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Accounting for Business Models: Increasing the Visibility of Stakeholders

Published: 05.05.2015

by Colin Haslam , Nick Tsitsianis , Tord Andersson , Pauline Gleadle


Purpose: This paper conceptualises a firm’s business model employing stakeholder theory as a central organising element to help inform the purpose and objective(s) of business model financial reporting and disclosure.

Framework: Firms interact with a complex network of primary and secondary stakeholders to secure the value proposition of a firm’s business model. This value proposition is itself a complex amalgam of value creating, value capturing and value manipulating arrangements with stakeholders. From a financial accounting perspective the purpose of the value proposition for a firm’s business model is to sustain liquidity and solvency as a going concern.

Findings: This article argues that stakeholder relations impact upon the financial viability of a firm’s business model value proposition. However current financial reporting by function of expenses and the central organising objectives of the accounting conceptual framework conceal firm-stakeholder relations and their impact on reported financials.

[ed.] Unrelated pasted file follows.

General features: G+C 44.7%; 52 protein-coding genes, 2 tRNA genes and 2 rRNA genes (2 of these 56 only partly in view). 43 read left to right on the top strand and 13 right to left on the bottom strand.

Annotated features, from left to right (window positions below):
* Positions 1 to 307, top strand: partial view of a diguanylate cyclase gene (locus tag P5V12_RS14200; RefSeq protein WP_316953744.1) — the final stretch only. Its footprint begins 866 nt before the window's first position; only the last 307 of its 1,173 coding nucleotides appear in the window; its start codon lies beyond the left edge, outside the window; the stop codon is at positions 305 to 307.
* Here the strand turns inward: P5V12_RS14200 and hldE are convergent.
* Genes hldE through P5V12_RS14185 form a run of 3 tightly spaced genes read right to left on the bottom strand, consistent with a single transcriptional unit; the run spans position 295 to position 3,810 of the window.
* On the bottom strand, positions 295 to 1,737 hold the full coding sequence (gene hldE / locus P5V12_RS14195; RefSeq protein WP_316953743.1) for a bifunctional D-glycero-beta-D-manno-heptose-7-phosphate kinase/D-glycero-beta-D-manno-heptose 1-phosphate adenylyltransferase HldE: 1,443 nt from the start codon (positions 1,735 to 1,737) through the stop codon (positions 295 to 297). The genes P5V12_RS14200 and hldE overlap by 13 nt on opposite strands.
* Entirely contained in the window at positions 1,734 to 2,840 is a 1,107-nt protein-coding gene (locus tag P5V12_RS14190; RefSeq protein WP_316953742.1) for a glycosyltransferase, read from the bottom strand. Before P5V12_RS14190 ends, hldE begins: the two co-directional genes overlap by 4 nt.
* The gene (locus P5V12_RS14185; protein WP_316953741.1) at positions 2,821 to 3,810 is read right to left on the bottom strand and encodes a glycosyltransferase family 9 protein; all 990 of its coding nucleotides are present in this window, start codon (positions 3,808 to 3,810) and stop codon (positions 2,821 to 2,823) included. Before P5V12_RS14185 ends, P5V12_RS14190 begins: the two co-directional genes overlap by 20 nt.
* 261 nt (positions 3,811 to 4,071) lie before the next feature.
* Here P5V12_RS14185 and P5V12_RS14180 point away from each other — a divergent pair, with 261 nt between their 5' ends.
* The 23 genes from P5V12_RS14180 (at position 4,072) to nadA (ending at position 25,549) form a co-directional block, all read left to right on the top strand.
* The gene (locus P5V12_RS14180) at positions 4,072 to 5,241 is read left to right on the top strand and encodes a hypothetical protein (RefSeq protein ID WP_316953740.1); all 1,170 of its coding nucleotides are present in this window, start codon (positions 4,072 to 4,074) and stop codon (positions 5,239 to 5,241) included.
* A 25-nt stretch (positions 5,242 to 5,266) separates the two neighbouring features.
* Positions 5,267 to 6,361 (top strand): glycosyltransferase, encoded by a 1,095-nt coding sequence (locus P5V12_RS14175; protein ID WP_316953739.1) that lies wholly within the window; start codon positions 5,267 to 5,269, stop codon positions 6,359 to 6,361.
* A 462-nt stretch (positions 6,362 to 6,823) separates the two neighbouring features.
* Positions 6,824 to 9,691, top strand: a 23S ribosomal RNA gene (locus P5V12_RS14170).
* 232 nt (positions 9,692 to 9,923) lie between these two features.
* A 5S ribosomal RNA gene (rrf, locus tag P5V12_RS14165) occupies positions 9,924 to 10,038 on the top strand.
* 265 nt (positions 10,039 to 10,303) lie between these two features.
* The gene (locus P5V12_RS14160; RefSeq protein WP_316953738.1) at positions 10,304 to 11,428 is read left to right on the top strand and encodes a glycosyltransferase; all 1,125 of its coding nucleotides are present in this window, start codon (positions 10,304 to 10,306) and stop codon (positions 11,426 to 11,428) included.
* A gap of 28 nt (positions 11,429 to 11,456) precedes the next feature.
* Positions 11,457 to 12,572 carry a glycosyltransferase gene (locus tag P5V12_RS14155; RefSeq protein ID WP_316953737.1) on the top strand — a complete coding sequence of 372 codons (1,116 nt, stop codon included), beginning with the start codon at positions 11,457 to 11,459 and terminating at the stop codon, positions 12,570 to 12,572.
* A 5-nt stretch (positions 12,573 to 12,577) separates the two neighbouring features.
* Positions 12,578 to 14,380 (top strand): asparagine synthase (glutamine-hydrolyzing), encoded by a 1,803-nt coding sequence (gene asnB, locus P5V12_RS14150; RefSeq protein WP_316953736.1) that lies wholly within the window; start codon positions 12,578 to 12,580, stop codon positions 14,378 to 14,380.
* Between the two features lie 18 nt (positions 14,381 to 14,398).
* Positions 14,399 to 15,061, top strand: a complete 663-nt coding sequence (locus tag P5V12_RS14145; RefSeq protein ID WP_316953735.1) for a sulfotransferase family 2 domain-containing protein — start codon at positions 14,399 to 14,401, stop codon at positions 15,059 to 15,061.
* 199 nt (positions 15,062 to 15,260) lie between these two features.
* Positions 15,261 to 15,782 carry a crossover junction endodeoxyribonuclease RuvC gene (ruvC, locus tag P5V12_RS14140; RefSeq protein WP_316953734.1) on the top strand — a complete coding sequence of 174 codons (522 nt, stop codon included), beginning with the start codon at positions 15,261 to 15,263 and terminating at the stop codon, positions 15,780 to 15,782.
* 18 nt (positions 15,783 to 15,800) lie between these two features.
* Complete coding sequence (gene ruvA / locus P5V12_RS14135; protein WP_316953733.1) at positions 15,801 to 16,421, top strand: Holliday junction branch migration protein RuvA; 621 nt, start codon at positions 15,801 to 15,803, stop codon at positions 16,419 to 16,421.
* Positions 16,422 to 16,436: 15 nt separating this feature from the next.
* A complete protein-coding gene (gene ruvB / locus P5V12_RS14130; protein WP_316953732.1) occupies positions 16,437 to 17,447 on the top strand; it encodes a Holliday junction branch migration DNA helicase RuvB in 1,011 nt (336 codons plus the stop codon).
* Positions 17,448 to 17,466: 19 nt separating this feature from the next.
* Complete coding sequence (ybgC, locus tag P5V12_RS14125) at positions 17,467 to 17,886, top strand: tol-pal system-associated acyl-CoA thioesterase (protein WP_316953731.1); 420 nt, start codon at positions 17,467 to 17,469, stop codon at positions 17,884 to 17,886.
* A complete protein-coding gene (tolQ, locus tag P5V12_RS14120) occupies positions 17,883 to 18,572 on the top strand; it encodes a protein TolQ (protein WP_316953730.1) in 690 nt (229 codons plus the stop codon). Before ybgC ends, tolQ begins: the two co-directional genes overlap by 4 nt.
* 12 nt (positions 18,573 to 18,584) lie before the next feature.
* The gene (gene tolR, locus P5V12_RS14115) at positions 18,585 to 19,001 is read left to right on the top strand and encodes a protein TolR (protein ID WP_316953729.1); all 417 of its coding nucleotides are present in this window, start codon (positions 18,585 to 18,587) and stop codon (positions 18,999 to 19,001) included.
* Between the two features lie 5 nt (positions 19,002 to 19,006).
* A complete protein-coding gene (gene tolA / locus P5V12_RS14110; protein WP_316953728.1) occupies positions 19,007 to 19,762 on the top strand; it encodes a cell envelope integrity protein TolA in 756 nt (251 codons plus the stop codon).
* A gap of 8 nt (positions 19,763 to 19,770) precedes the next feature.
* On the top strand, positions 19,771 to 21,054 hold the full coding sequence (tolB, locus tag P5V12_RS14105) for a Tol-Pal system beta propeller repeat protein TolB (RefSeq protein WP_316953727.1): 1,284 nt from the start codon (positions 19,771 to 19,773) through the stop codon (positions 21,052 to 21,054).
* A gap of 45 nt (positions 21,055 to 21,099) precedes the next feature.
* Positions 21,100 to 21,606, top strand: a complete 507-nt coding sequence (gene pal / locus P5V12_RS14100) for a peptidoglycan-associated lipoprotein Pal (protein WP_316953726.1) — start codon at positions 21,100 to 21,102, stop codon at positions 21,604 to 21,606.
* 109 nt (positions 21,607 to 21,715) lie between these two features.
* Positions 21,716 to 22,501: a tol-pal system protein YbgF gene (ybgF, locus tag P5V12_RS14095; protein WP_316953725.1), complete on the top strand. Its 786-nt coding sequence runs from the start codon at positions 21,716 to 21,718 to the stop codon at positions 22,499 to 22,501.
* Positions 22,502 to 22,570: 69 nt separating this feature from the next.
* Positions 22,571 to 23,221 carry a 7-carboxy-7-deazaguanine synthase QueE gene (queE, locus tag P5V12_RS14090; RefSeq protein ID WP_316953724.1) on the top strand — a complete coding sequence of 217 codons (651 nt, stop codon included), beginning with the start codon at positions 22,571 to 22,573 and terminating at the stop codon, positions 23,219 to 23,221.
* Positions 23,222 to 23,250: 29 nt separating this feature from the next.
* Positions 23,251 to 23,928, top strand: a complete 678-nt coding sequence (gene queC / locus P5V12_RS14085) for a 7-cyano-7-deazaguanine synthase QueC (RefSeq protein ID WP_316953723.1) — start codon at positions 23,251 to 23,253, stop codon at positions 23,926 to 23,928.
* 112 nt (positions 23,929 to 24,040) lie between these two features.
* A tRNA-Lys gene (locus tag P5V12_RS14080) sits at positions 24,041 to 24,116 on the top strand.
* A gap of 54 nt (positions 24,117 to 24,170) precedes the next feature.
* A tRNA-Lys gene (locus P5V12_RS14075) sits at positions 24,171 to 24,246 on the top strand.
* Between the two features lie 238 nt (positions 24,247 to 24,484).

Practical implications: The practical implication of our paper is that ‘Business Model’ financial reporting would require a reorientation in the accounting conceptual framework that defines the objectives and purpose of financial reporting. This reorientation would involve reporting about stakeholder relations and their impact on a firms finan­cials not simply reporting financial information to ‘investors’.

Social Implications: Business model financial reporting has the potential to be stakeholder inclusive because the numbers and narratives reported by firms in their annual financial statements will increase the visibility of stake­holder relations and how these are being managed.

What is original/value of paper: This paper’s original perspective is that it argues that a firm’s business model is structured out of stakeholder relations. It presents the firm’s value proposition as the product of value creating, cap­turing and manipulating firm-stakeholder relationships. The originality of this paper is that it calls into question the nature of the accounting conceptual framework. Business model financial reporting will involve reporting about ma­terial stakeholder relationships and how these impact upon the viability of a firm’s business model value proposition.

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Length: 19 pages


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